Bamboo plants cover large parts of China forests [12, 13]. There are 500 species at 48 genera of bamboo in China [14, 15]. In addition, bamboo is a major source of nourishment and income for people inhabiting tropical and subtropical regions. Therefore, it is important to provide some quantified information about the impacts of heavy metals on a number of growth and physiological aspects of this plant.
The objective of the study was to investigate some gas exchange parameters and growth indices in two-year-old bamboo species (Indocalamus latifolius) under heavy metal stress. Another aim pursued in the study was to find out if HMs in low concentrations contributed positively to the growth parameters of the bamboo plant.
2. Materials and Methods
2.1. Experimental Design and Statistical Analysis
The experiment was conducted in a completely randomized block design (CRBD) with five replications at Nanjing Forestry University greenhouse to evaluate the effects of three types of the most prevalent heavy metals found in southern area of China including (Cu, Pb, and Zn) at four different rates: 0, 500, 1000, and 2000 mg kg-1 on a two-year-old bamboo species (Indocalamus latifolius). Analysis of variance (ANOVA) test was computed using statistical software package R. The difference between means was compared by Tukey's test at the P>0.05 confidence level. Vertical bars in the figures indicate standard deviation (SD).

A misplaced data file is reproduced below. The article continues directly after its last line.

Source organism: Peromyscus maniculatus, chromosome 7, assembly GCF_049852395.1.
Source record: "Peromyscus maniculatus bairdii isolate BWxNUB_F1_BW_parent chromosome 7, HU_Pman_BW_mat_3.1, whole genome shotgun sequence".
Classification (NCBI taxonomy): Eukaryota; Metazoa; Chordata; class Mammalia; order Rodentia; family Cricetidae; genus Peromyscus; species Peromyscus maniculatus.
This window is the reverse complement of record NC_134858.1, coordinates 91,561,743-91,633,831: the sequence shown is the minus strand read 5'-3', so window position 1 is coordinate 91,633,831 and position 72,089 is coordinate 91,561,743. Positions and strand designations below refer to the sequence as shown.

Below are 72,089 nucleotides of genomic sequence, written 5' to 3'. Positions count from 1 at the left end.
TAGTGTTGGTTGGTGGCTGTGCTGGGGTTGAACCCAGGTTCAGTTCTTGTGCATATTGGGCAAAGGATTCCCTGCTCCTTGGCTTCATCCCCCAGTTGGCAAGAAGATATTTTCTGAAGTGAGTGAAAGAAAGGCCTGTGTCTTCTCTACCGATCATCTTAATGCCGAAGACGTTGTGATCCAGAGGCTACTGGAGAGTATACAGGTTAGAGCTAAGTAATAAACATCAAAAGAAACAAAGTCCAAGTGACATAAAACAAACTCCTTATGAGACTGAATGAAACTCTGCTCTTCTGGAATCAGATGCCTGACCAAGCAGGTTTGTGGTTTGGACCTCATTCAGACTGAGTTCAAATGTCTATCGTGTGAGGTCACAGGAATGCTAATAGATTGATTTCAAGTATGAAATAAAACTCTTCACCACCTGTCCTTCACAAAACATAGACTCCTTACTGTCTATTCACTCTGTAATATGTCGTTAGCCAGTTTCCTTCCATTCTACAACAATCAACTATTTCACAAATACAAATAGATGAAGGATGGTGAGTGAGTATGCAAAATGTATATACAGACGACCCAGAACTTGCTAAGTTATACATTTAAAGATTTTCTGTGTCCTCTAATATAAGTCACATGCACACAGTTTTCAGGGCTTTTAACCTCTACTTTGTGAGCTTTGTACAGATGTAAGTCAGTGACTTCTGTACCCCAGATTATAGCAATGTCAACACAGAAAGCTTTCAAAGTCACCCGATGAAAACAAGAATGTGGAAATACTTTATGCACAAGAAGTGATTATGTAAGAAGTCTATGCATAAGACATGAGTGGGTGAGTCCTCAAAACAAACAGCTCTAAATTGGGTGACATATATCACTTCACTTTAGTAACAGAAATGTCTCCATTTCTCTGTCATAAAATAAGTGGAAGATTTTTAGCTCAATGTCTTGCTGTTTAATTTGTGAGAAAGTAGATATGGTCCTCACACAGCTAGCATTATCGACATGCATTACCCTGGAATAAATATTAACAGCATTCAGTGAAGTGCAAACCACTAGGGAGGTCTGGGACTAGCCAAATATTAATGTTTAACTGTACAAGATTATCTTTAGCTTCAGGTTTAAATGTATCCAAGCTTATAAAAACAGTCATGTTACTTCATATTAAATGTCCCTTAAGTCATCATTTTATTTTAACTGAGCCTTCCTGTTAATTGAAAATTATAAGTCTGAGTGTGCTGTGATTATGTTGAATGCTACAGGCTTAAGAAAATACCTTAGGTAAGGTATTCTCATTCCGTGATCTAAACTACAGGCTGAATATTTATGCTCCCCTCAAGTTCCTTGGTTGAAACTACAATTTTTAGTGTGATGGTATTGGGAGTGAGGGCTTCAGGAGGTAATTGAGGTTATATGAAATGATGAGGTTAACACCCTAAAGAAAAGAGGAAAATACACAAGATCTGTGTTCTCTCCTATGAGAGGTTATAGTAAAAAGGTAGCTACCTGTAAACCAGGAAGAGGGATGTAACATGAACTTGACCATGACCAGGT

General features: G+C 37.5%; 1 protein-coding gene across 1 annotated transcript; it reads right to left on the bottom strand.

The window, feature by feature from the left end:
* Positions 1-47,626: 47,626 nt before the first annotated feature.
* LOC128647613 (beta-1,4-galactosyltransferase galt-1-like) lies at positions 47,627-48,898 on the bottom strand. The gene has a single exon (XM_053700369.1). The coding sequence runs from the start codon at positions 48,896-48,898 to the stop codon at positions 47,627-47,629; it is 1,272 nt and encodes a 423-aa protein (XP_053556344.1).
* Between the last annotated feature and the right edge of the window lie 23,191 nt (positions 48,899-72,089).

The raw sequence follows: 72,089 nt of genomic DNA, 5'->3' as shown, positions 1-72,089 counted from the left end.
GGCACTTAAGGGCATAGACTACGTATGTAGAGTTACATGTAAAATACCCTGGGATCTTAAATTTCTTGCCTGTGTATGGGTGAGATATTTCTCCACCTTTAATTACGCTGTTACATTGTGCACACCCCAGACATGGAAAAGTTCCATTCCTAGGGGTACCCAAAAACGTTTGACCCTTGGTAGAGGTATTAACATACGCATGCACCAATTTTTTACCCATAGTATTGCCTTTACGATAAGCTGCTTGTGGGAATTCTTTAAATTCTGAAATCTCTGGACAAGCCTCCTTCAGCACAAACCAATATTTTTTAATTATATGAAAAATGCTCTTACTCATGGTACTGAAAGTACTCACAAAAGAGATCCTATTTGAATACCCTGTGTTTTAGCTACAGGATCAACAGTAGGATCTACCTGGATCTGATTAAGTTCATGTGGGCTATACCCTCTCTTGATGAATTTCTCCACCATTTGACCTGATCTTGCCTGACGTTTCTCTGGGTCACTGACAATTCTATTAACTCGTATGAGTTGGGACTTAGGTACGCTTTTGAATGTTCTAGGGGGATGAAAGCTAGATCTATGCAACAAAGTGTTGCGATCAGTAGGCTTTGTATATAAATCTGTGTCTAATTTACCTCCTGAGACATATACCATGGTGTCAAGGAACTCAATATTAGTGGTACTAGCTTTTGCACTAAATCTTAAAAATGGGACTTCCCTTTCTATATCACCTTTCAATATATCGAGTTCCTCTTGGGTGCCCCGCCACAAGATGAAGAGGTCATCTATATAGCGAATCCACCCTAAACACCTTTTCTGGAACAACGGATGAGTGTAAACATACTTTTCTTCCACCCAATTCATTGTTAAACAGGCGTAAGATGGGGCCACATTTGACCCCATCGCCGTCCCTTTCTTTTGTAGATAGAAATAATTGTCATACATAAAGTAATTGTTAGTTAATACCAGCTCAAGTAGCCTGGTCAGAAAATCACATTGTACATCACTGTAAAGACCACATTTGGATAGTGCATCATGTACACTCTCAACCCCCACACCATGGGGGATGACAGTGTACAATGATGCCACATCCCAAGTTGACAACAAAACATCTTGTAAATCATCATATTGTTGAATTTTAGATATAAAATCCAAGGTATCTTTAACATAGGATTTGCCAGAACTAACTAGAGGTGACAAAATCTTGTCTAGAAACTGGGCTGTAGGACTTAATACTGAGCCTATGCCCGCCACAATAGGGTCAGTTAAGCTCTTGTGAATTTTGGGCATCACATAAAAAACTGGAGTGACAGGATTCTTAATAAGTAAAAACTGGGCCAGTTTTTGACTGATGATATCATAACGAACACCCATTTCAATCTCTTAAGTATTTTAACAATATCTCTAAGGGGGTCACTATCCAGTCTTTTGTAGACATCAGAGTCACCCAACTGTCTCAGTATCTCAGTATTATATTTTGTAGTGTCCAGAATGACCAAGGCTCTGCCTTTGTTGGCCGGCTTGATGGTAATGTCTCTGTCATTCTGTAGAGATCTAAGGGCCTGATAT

For the preexperiment stage, the two-year-old bamboo species were subjected to different concentrations of heavy metals in the spring for a period of 60 days. The specific amounts of heavy metals during the experiment period were summarized in Table 1.
2.2. Photosynthetic Parameters
Photosynthetic-related parameters including net photosynthetic rate (PN), conductance to H2O (Cond), intercellular CO2 concentration (Ci), and transpiration rate (Tr) were quantified using the LI-6400XT Portable Photosynthesis System (LI-COR, Lincoln, Nebraska, USA). The device is fitted with blue and red LEDs (LI-6400-02B) as a light source for the relevant photosynthetic measurements. All the leaf gas exchange properties were recorded under the sample chamber condition where photosynthetic photon flux density (PPFD) was at 1000 μMm−2s−1, leaf temperature was at 25°C, and the CO2 level was at 380μM CO2 mol−1.
2.3. Growth Indices
Two morphological growth indices including shoot length and percentage of emerged shoots were measured in this study. To record shoot length, the heights of 3 to 4 of the tallest shoots in each pot were manually measured before and after the exposure of the bamboo plant to HMs stress. To determine the percentage of the emerged shoots, the number of shoots per pot was counted prior to the application of the treatments and at the end of the experiment, the difference between the initial number of shoots and surviving ones per pot/treatment was computed. Both measurements were expressed in percentage terms.
3.1. Gas Exchange Properties (Photosynthetic Parameters)